“You’re going where?”
“You know, like Papua New Guinea.” Still blank. “Have you ever played Risk (the board game)? It’s that big island down near Australia.”
“ooooh. Why’re you going there?”
“To climb Carstensz Pyramid.”
“climb what? “ aaaand…eyes glass over.
This is pretty much the conversation I’ve been having for about a year now. Because not many people really know anything about Papua (which by the way is the western half of the island, and officially part of Indonesia; the eastern half is the country of Papua New Guinea). And even fewer have ever heard of Carstensz Pyramid. Not surprising in many respects, despite its status as the highest peak of Oceania and therefore one of the famed seven summits. Arguably the most elusive of the seven, Carstensz (or Puncak Jaya as it’s natively known) is in a very remote part of the world, smack in the middle of the deep jungles with only native tribes and the world’s largest gold mine as neighbors. There is essentially zero useable infrastructure (the mine obviously boasts roads and such, but they are maniacally protective of their operations and venturing too close can end in a face-off with heavily armed guards and perhaps worse). So would-be visitors and climbers to the mountain are required to absolve a 5-6 day trek through the jungle, assuming they can purchase and secure all the required permits, and successfully navigate the tribal rivalries and disputes. Or, for those cash flush beyond the already exorbitant sums required for permits, logistics, and travel – hire a helicopter.
And then once you finally reach base camp at 4300m, there is still the climb itself to look forward to…or not, depending on your viewpoint. Because scaling Carstensz requires a 600m climb up the rock face, and then a harrowing traverse along a long ridge, including multiple gaps of over 20m which are crossed on cables suspended between rock buttresses. And although the mountain has an equatorial location, the altitude means that it is very often covered in a dusting of snow. It is by far the most technical of the seven summits, requiring true rock climbing know-how in addition to the physical strain of trekking in- and out and adjusting to alititude. Given this technical nature of the climb, combined with the difficulty of getting there (and the expense, and let’s not forget the risk), it’s no wonder that only about 500 people have ever made the ascent.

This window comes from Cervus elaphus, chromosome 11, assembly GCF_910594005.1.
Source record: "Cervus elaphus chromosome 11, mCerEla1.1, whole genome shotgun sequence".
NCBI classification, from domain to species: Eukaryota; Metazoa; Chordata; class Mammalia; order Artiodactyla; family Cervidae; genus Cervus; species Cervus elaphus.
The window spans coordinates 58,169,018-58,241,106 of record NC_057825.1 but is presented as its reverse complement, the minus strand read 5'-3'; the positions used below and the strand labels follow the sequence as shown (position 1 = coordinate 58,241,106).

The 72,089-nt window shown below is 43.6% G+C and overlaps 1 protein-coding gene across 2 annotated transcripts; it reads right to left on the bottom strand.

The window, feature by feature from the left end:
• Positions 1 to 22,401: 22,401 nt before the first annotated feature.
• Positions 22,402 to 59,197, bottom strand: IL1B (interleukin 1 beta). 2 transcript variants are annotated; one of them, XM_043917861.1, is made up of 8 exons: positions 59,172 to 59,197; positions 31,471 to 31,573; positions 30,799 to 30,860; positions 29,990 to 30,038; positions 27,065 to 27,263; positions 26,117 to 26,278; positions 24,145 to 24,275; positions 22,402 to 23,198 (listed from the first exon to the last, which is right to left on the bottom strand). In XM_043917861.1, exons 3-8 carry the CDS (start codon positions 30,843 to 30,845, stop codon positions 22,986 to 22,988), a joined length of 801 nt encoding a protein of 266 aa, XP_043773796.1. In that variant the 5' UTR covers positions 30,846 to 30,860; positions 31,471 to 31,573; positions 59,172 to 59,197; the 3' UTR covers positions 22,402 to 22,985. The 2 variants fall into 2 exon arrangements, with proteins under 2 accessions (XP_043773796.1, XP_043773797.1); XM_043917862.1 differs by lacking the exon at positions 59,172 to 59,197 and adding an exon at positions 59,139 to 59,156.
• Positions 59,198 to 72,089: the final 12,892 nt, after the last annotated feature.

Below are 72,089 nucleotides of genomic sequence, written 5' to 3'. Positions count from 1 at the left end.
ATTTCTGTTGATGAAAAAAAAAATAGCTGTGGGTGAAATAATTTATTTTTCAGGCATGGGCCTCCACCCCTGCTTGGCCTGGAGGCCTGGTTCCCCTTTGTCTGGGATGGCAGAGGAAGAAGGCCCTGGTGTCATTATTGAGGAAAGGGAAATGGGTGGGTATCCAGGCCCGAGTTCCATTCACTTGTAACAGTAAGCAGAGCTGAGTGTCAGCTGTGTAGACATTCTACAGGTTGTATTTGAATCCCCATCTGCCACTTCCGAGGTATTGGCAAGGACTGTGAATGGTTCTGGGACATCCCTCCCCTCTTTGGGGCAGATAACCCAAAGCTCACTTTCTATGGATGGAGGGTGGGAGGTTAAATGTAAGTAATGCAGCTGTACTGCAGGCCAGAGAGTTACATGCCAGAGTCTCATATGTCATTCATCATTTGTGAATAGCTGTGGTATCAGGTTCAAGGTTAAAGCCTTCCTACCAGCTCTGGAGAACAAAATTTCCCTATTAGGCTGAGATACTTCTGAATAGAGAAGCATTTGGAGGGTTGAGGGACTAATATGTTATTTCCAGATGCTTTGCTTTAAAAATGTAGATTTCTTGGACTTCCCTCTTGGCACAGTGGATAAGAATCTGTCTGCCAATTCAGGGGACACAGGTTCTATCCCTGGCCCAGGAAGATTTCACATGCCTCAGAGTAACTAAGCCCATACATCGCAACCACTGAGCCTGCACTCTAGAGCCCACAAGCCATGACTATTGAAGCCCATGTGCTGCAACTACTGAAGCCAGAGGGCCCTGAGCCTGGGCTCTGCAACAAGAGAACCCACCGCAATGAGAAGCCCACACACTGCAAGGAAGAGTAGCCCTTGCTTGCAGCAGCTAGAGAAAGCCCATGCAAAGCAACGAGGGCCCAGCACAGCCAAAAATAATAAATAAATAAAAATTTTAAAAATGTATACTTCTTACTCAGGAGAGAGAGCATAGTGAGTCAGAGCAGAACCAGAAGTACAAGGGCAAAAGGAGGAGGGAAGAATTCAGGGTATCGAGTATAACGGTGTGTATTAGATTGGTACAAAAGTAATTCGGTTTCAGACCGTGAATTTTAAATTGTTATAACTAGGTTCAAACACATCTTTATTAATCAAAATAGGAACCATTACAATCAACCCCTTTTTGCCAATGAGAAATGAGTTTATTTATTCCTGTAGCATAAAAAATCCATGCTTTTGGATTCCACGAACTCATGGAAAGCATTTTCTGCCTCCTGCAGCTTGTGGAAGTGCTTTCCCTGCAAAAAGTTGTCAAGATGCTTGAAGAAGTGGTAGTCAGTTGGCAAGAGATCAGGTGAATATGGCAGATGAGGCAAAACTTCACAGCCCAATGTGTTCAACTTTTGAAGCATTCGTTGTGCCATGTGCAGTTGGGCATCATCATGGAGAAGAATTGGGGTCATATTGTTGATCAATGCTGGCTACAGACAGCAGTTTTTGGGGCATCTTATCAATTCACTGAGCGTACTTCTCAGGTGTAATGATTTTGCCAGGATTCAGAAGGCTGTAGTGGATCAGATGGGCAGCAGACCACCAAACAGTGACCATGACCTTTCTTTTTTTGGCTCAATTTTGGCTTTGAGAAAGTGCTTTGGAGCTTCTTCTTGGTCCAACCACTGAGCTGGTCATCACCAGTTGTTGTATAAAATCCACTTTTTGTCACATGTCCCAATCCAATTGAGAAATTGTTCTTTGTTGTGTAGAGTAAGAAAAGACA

And so, yes, you’re allowed to have that glazed-over look as I tell you about my upcoming expedition. I’ve come to expect it, and probably would have responded in the exact same way before the onset of my seven summits obsession. If that’s what it is – an obsession – that’s driving me. In fact, for those people who get passed the glassy-eyed stage and start to understand the adventure I’m embarking upon, one of the many follow-on questions that tend to come up is, “why are you doing this?!”
So far, I’ve mainly kept my answer at the symptomatic level, with my explanations of how each passing year sees me suffering more intensely from a fear of heights. And so if I ever want to summit this mountain, it should be sooner rather than later. And that’s true! It’s also one of the many aspects of this adventure that elicits indescribable fear. I do not know how I’m going to navigate across that ridge, completely exposed at over 4800m altitude and a drop of 600m on either side of me. Have you ever wanted something, but the thought of going after it invariably causes your stomach to clench, nausea to set in, and a head-throbbing dizziness? That’s what Carstensz does to me.
And yet here I sit on Cathay Pacific’s flight from Zurich to Hong Kong. And then to Denpasar, Bali where I will meet my local guide for the first time. A person in whose hands I’m very literally putting my life; hoping he can manage the difficulties of tribal negotiation, permit gathering, and at the same time find the way through the jungle and safely up and back down the mountain. The region of the world we’re exploring is notorious for all manner of challenges – from kidnapping and natural disaster to extortion and cannibalism. And I’m going it alone, trusting that this yet-to-be-met guide, me and some hired porters will succeed. Even more reason for stomach-clenching.
So back to the question: why? I’ve been thinking about that a lot lately, and it isn’t an easy question to answer. Today, sitting on this plane with my heart in my throat, leftover tears from my goodbyes at home still threatening to spill over, there are so many partial answers. To prove to myself that I’m stronger than I think. To experience something extraordinary. To become part of an elite group of mountaineers. To experience the culture of the primeval, almost untouched-by-western-influence tribes. To make my son, husband and family proud. To push beyond my personal boundaries and still find a way to continue, to see things through. To be inspired and to inspire. Maybe that’s the reason. The REAL reason. Every person on this planet has a definition and an image of him- or herself. And so often in life, our self-imposed definitions create limitations. To who we are, on what we can do. We define ourselves and then live accordingly. And what a tragedy, when we can all go so far beyond, can do things that are so distant to who we think we are. Maybe that’s it for me. I’m just a normal person, and I push myself to do kind of non-normal things – unattainable things, based on who I was 10 years ago or even 10 months ago – just to show that it’s worth the effort of reaching further, that it’s possible.
At least, let’s hope it works out that way. 😉